Letters to the editor | February 16, 2018

Calls to stop kangaroo pet food trial expansion

THE Australian Society for Kangaroos is calling on the RSPCA to intervene and halt the expansion of the kangaroo meat and skins industry in Victoria before the Victorian pet food trial expires in March. 

The research is clear – the kangaroo meat and skins industry is the largest and one of the cruellest wildlife slaughters in the world.

As Australia’s most powerful animal protection body the RSPCA needs to step up and speak out against the ongoing suffering of hundreds of thousands of orphaned kangaroo joeys falling victim to this barbaric industry every year.

Research by the Rural Industries Research Development Corporation published in 2014 (from Sharp and McLeod) revealed that professional shooters for the kangaroo meat and skins industry are routinely killing pouch young using practices that breach their code of practice, leading to prolonged pain and suffering for the orphans.

It reveals that 99 per cent of dependent at-foot orphans are abandoned by professional shooters after their shoot their mother, leaving thousands of baby kangaroos to die every year from starvation, stress and predation.

The research also confirms that dependent at-foot young who become separated from their mother suffer severely, mentally and physically.

The researchers also observed shooters swinging pouch joeys by their hind legs while bashing them with an iron bar, bashing them against utility racks, stomping on their heads, and decapitating them without stunning, with shooters rarely checking if the joey was dead.

These practices are all in breach of the Code of Practice and have the potential the cause prolonged pain and suffering.

The RSPCA is aware of this research and has done their own research with similar findings, and as a powerful legislative body that claims to be ‘the leading authority in animal care and protection’ we urge them to take action and prevent any further cruelty being inflicted on orphaned baby joeys who are falling victim to this industry in Victoria.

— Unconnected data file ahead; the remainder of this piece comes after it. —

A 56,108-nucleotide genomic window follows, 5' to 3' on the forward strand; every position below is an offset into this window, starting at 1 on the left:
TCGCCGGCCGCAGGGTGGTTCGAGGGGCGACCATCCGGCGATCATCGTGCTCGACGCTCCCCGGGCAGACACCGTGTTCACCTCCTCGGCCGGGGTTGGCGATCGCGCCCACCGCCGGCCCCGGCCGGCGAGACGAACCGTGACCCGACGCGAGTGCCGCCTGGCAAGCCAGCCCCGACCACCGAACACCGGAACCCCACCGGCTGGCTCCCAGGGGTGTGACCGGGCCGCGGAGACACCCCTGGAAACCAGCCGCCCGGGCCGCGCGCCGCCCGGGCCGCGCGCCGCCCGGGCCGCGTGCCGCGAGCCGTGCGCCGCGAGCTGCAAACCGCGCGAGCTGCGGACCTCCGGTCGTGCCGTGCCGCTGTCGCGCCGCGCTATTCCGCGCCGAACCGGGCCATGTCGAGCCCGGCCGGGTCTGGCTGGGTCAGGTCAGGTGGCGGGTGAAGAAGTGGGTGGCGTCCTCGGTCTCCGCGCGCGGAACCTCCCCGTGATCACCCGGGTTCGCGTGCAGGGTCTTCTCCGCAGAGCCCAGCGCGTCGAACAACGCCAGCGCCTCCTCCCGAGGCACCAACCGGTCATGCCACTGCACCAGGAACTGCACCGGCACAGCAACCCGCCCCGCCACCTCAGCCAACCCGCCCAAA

Statistics also show Victoria’s pet food trial has dramatically increased the number of kangaroos being slaughtered in Victoria since it began in 2014, despite the Department Environment Land Water and Planning telling the media in 2016 that: “The trial does not aim to increase the number of kangaroos controlled” and, “The trial had not led to more kangaroos being killed”. (The Age, March 10, 2016).

According to documents obtained under Freedom of Information, the number of kangaroos being killed in trial zones has increased up to 700 per cent since the trial began in 2014 and government reports exposed a three-fold increase in the number of kangaroos being killed and the number being turned into pet food has tripled since the trial began.

These statistics clearly shows that the trial is not about utilising the kangaroos already being killed under damage mitigation permits, but an advancing commercial profit driven industry in Victoria’s iconic kangaroos. 

Nikki Sutterby, president, Australian Society for Kangaroos 

Teacher review shows differing standards

AS PART part of a teacher registration review, Education Minister Simon Birmingham has proposed to fast-track teacher qualifications for people with “real-world skills” such as nurses and tradespeople.

It is posited that this plan will help fill the teacher shortage and bring valuable new skills into schools. 

But this debate reflects a deeper issue – that Australia’s school and vocational sectors have different standards, and lack cohesion.

When Mr Birmingham talks about bringing people with real-world skills into teaching, he appears to mean skills from the vocational sector, such as trades. The issue is that schools and the vocational sector have different views about knowledge and skills and how these should be assessed, and have different expectations of teachers as a result.

The idea of bringing more diverse teaching skills into compulsory education is commendable in itself, as it would provide streams for a more diverse range of students. But it is undermined by the divide in Australia between academic and vocational education.

The plan might be seen favourably by schools wishing to increase teacher diversity to cater for the diverse students in their school. However, there could be a major problem of incompatibility.

In defining teaching as a profession underpinned by standards, the mismatch between the general education and vocational education stream collide.

This gap between the two systems has widened with the latest rises in standards for entry into the teaching profession, such as requiring candidates to be in the top 30 per cent in terms of personal literacy and numeracy, and completing a minimum of two years of tertiary study in the field of education.

In contrast, vocational education requires “practical” knowledge and skills combined with experience in the field and education in competency-based assessment. These two sets of requirement are very different.

Ultimately, the real imperative is to build a school education system that provides options and opportunity for our diverse range of students, and best equips them for their futures. To do this, we need a teaching profession that can meet such demands.

Professor Deborah Corrigan, deputy dean, Monash Faculty of Education 

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